What is a Transphenoidal Hypophysectomy?
Transsphenoidal hypophysectomy is an effective neurosurgical technique for removing pituitary tumors, and other intrasellar tumors, with minimal morbidity and hospital stay.
In addition to improvement in endocrine function, it also reverses the pressure effects on the pituitary gland and adjacent structures — such as optic nerves.
How is a Transsphenoidal Hypophysectomy performed?
To perform a transsphenoidal hypophysectomy, our neurosurgeons:
- Places you in a semi-reclined position with your head stabilized
- Makes several small incisions under your upper lip and the front of your sinus cavity
- Inserts a speculum to keep your nasal cavity open
- Inserts an endoscope to view projected images of your nasal cavity on a screen
- Inserts special tools, such as a type of forceps called pituitary rongeurs, to remove the tumor and part or all of the pituitary gland
- Uses fat, bone, cartilage, and some surgical materials to reconstruct the area where the tumor and gland were removed
- Inserts gauze treated with an antibacterial ointment into the nose to prevent bleeding and infections
- Stitches the cuts in the sinus cavity and on the upper lip with sutures
Am I a Candidate?
A hypophysectomy is a surgery done to remove the pituitary gland.
Hypophysectomy is done for a number of reasons, including:
- Removal of pituitary tumors
- Removal of craniopharyngiomas, tumors made of tissue from around the gland
- Treatment of Cushing’s syndrome, which happens when your body is exposed to too much of the hormone cortisol
- Improving vision by removing extra tissue or masses from around the gland
Only part of the gland may be removed when tumors are removed.
Schedule an e-consult here to learn more about your candidacy for transsphenoidal hypophysectomy.
What to Expect from a Transsphenoidal Hypophysectomy Procedure
Endoscopic transphenoidal hypophysectomy would require the full set of instruments for sinus surgery, along with a high-speed drill and homeostatic agents like gelatin with thrombin. The microscopic approach would require a maxillofacial instrument set with a Hardy self-retaining bivalve speculum. Image guidance navigation (IGN) system is preferable in revision procedures, parasellar extension, or cases with distorted anatomy. Intraoperative MRI is of significant benefit in pituitary surgery, as it provides updated images showing the change in tumor volume, the dura, and normal pituitary.
Types of tests to determine if a transphenoidal hypophysectomy surgery is needed:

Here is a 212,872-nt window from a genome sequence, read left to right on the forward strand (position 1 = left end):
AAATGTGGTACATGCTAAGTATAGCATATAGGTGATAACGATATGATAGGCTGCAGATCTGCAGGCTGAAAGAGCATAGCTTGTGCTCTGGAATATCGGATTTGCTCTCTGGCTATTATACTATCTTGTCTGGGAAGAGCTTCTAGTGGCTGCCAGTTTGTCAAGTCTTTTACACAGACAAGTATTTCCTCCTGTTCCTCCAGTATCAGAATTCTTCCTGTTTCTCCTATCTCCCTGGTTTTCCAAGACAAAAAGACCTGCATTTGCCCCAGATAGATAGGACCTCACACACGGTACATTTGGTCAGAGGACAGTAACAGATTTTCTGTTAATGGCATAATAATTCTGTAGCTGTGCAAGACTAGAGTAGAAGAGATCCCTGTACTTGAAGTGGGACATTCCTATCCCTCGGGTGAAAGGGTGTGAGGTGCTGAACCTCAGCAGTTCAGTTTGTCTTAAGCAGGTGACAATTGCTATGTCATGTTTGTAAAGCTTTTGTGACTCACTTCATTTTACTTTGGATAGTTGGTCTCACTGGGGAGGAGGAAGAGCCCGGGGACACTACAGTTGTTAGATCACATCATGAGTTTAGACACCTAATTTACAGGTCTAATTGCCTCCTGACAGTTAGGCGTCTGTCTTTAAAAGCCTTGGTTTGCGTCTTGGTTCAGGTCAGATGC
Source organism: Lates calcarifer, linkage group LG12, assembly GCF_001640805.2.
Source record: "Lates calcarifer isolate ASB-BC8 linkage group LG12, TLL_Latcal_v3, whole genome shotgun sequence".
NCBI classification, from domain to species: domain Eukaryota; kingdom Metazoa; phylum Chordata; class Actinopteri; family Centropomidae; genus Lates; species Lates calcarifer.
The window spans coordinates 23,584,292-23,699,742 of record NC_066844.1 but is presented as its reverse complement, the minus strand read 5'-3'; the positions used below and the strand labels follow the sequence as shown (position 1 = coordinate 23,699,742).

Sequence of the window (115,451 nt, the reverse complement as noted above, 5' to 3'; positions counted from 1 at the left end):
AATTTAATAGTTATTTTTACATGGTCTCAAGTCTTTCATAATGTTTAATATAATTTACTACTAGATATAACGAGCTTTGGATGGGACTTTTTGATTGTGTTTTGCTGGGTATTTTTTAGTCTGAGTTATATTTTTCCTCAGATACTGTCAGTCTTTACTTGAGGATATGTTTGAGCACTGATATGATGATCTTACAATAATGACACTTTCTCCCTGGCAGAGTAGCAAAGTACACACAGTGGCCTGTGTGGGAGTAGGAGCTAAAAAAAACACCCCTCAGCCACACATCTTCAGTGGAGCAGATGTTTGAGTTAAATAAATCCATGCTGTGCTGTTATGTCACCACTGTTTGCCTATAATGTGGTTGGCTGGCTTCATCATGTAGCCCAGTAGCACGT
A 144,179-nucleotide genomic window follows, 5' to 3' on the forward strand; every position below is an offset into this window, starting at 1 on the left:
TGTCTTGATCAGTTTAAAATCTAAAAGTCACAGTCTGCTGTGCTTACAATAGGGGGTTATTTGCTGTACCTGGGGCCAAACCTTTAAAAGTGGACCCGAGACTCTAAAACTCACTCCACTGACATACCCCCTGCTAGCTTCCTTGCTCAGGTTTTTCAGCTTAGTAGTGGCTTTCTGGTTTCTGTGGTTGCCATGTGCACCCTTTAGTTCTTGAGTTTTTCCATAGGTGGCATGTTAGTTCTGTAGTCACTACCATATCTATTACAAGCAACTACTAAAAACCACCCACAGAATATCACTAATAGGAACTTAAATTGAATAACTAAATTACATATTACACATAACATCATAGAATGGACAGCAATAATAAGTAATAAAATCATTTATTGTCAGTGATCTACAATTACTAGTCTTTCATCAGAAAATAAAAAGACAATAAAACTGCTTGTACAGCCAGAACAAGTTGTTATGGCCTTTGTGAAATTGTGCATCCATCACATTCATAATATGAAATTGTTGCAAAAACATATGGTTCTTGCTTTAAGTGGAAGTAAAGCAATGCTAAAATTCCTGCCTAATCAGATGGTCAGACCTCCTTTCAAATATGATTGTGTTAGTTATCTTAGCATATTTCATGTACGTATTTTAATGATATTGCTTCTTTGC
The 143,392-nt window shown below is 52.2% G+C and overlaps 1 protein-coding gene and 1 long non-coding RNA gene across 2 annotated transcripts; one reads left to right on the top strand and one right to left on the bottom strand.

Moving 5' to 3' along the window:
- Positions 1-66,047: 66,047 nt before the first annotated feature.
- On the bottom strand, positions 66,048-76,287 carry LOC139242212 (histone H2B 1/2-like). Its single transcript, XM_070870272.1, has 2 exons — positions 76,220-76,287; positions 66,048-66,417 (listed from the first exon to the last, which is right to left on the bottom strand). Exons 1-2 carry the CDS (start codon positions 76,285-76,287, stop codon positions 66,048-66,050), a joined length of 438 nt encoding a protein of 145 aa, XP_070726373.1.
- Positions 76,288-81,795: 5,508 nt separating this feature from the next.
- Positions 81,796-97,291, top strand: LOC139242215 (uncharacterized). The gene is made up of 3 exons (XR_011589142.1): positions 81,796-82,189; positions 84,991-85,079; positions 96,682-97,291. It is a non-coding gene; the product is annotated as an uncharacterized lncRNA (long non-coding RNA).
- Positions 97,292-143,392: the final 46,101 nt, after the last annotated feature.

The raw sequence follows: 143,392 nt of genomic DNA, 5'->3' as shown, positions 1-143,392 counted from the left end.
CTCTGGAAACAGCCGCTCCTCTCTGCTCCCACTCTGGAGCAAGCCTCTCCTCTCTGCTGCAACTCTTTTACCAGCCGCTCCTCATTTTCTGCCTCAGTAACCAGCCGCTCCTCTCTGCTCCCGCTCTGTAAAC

- Blood Tests. Blood tests help doctors detect many hormonal abnormalities associated with pituitary tumors.
- Vision Tests. Some pituitary tumors can press on nerves that lead from the eyes to the brain, causing vision problems.
- MRI Scans
- PET Scans
Conditions Transphenoidal Hypophysectomy Resolves
Our specialized neurosurgeons often recommend and perform transphenoidal surgery to treat pituitary adenomas.
Transphenoidal Hypophysectomy Aftercare & Positive Recovery
- For one to two days, you’ll walk around with the help of a nurse until you’re able to walk on your own again. The amount that you pee will be monitored.
- For the first few days after surgery, you’ll undergo blood tests and vision tests to make sure your vision hasn’t been affected. Blood will likely drain from your nose periodically.
- After leaving the hospital, you’ll return in about six to eight weeks for a follow-up appointment. You’ll meet with your doctor and an endocrinologist to see how your body is responding to possible changes in hormone production. This appointment may include a head scan as well as blood and vision tests.
Until directed, our neurosurgeon office also recommends patients avoid doing the following:
- Blowing our cleaning your nose
- Bending forward
- Lifting objects heavier than 10 pounds
- Swimming, taking a bath, otherwise placing your head under water
- Driving or operating large machinery
A hypophysectomy takes one to two hours. Some procedures, like stereotaxis, may take 30 minutes or less.
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Immediately following surgery, I was standing and walking pain free. I am enjoying my life again and have Dr. Morrison to thank!
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